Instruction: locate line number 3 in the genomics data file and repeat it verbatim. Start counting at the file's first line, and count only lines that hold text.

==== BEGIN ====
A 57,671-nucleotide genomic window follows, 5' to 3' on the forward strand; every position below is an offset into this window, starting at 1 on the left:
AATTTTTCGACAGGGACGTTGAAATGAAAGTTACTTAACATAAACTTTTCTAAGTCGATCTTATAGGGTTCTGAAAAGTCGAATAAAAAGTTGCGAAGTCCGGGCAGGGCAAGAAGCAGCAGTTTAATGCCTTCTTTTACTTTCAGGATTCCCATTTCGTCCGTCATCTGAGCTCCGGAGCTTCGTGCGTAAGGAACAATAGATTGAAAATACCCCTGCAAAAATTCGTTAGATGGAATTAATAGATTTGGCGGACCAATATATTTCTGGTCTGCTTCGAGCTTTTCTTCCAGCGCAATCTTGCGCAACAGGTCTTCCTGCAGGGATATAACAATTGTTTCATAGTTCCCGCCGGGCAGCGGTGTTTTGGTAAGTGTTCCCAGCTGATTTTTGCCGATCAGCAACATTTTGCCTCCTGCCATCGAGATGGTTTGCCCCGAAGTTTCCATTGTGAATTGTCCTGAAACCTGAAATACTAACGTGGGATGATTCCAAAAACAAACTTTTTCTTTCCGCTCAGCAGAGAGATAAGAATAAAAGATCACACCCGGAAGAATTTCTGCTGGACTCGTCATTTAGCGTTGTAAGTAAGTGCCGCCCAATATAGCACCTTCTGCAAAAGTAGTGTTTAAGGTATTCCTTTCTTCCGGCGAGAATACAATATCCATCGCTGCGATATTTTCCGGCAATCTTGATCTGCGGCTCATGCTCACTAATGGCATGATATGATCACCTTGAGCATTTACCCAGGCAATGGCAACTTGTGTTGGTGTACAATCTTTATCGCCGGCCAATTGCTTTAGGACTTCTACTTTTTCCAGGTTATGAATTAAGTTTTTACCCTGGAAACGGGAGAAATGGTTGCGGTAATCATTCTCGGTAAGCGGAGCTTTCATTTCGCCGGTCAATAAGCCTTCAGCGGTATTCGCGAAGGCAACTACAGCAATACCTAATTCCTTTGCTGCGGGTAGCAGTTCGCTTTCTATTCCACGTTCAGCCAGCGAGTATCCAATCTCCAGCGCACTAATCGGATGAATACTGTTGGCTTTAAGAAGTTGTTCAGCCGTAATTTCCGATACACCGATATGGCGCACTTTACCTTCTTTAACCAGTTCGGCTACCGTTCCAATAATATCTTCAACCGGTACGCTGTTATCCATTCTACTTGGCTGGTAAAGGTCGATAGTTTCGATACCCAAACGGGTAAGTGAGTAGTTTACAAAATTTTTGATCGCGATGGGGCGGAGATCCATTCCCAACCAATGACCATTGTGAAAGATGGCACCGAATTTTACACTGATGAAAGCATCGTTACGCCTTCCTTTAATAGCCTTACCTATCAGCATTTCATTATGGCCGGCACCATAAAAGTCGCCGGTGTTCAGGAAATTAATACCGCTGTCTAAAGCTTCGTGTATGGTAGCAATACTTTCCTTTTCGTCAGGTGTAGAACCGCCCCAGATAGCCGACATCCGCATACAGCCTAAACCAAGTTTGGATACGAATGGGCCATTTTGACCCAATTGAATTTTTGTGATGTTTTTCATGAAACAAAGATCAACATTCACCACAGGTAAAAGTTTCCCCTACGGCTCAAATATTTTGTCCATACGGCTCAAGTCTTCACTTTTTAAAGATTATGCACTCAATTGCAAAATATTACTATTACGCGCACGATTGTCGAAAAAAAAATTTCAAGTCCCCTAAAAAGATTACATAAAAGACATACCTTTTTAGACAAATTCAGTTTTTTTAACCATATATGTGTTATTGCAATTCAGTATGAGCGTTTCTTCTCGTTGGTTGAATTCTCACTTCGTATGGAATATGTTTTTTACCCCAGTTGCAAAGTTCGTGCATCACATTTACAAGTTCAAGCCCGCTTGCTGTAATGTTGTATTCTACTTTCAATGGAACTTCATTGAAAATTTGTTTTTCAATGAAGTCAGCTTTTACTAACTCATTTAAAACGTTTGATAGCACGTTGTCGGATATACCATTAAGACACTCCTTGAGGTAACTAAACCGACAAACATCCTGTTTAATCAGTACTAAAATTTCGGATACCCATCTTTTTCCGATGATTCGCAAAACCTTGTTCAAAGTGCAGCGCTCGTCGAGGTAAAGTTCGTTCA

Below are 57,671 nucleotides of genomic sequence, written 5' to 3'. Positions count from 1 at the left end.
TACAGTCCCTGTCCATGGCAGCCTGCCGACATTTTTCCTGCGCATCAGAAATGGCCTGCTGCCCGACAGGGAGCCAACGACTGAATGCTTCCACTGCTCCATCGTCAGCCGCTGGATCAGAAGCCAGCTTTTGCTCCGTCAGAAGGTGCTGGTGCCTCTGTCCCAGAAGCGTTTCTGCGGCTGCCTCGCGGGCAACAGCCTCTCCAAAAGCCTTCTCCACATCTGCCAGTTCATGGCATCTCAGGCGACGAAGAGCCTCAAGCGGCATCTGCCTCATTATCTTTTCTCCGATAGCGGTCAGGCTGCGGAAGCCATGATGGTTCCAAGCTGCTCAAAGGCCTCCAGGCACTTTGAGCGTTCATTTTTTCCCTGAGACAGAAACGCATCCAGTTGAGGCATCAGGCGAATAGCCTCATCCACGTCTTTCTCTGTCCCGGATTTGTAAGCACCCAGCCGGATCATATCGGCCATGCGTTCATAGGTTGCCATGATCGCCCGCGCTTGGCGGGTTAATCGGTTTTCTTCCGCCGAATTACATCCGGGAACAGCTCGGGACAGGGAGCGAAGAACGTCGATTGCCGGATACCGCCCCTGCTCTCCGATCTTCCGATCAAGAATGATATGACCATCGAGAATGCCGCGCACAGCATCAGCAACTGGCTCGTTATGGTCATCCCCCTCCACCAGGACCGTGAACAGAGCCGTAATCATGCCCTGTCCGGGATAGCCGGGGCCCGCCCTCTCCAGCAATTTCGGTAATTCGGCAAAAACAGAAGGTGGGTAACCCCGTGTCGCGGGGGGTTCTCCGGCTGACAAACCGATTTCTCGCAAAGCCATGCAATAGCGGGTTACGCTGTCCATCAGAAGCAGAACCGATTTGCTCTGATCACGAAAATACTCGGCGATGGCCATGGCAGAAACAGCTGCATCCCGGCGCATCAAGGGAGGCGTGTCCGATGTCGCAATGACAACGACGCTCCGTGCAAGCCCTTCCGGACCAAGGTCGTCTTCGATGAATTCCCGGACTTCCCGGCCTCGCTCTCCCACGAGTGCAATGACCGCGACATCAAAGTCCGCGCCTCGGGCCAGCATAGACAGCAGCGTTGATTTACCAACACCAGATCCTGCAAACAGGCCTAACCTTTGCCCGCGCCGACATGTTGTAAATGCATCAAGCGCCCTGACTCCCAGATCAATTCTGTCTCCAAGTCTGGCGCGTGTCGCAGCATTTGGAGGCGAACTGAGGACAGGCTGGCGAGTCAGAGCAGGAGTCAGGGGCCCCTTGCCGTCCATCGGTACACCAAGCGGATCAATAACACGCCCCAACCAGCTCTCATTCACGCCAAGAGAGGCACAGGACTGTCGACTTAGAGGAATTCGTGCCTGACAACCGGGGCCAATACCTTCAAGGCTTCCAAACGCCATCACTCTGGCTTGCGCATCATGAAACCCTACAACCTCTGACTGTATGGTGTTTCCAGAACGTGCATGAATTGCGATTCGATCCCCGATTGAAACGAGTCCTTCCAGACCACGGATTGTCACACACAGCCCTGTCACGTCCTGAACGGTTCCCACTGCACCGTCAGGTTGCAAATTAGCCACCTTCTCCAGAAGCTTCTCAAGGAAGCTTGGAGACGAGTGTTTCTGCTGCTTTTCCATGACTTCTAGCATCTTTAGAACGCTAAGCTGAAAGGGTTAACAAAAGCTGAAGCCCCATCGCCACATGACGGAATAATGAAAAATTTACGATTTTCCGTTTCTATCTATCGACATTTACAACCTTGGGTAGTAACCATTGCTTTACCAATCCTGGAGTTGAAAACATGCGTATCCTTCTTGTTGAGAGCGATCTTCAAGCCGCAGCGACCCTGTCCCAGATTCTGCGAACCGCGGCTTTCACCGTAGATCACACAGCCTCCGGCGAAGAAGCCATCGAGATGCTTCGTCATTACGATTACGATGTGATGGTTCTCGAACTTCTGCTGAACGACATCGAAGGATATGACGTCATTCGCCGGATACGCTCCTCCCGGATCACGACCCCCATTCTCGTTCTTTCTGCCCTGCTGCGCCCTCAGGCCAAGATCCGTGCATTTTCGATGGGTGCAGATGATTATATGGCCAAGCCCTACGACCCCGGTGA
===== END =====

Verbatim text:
Below are 57,671 nucleotides of genomic sequence, written 5' to 3'. Positions count from 1 at the left end.